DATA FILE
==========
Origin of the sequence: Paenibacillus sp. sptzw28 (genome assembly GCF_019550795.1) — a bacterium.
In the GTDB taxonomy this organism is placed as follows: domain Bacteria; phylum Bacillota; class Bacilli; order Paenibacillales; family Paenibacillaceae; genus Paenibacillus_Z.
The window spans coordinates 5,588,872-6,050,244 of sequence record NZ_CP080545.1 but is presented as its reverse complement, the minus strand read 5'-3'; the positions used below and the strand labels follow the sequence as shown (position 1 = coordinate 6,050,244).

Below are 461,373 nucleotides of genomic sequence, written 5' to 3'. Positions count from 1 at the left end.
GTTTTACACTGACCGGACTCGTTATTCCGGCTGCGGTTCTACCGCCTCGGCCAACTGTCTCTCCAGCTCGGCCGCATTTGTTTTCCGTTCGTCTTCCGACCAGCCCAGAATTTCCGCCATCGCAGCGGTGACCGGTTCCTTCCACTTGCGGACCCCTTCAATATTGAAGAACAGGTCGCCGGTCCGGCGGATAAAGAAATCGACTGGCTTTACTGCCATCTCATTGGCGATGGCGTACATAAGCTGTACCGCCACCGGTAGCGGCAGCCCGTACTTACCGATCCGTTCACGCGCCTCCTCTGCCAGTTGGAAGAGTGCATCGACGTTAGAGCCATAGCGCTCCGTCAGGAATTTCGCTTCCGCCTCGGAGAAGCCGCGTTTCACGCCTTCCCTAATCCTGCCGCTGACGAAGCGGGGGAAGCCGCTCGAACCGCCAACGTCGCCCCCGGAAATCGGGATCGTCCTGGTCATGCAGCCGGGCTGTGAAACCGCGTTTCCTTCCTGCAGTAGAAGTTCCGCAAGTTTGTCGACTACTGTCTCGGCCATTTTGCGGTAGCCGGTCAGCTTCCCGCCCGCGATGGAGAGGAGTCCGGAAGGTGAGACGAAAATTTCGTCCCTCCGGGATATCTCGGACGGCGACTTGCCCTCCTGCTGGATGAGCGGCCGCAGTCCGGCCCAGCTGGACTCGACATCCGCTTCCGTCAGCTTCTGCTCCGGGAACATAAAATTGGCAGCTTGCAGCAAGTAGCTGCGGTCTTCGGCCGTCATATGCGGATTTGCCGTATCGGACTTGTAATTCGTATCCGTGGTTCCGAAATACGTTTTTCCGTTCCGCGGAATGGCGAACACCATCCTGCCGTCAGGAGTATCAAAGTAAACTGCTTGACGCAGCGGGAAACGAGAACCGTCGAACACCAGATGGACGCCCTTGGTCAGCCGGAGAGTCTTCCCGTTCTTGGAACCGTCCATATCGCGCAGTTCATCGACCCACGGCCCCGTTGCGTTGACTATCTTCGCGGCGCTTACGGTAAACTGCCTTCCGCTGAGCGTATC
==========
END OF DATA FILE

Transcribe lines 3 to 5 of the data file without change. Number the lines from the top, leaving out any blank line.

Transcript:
The window spans coordinates 5,588,872-6,050,244 of sequence record NZ_CP080545.1 but is presented as its reverse complement, the minus strand read 5'-3'; the positions used below and the strand labels follow the sequence as shown (position 1 = coordinate 6,050,244).

Below are 461,373 nucleotides of genomic sequence, written 5' to 3'. Positions count from 1 at the left end.
GTTTTACACTGACCGGACTCGTTATTCCGGCTGCGGTTCTACCGCCTCGGCCAACTGTCTCTCCAGCTCGGCCGCATTTGTTTTCCGTTCGTCTTCCGACCAGCCCAGAATTTCCGCCATCGCAGCGGTGACCGGTTCCTTCCACTTGCGGACCCCTTCAATATTGAAGAACAGGTCGCCGGTCCGGCGGATAAAGAAATCGACTGGCTTTACTGCCATCTCATTGGCGATGGCGTACATAAGCTGTACCGCCACCGGTAGCGGCAGCCCGTACTTACCGATCCGTTCACGCGCCTCCTCTGCCAGTTGGAAGAGTGCATCGACGTTAGAGCCATAGCGCTCCGTCAGGAATTTCGCTTCCGCCTCGGAGAAGCCGCGTTTCACGCCTTCCCTAATCCTGCCGCTGACGAAGCGGGGGAAGCCGCTCGAACCGCCAACGTCGCCCCCGGAAATCGGGATCGTCCTGGTCATGCAGCCGGGCTGTGAAACCGCGTTTCCTTCCTGCAGTAGAAGTTCCGCAAGTTTGTCGACTACTGTCTCGGCCATTTTGCGGTAGCCGGTCAGCTTCCCGCCCGCGATGGAGAGGAGTCCGGAAGGTGAGACGAAAATTTCGTCCCTCCGGGATATCTCGGACGGCGACTTGCCCTCCTGCTGGATGAGCGGCCGCAGTCCGGCCCAGCTGGACTCGACATCCGCTTCCGTCAGCTTCTGCTCCGGGAACATAAAATTGGCAGCTTGCAGCAAGTAGCTGCGGTCTTCGGCCGTCATATGCGGATTTGCCGTATCGGACTTGTAATTCGTATCCGTGGTTCCGAAATACGTTTTTCCGTTCCGCGGAATGGCGAACACCATCCTGCCGTCAGGAGTATCAAAGTAAACTGCTTGACGCAGCGGGAAACGAGAACCGTCGAACACCAGATGGACGCCCTTGGTCAGCCGGAGAGTCTTCCCGTTCTTGGAACCGTCCATATCGCGCAGTTCATCGACCCACGGCCCCGTTGCGTTGACTATCTTCGCGGCGCTTACGGTAAACTGCCTTCCGCTGAGCGTATC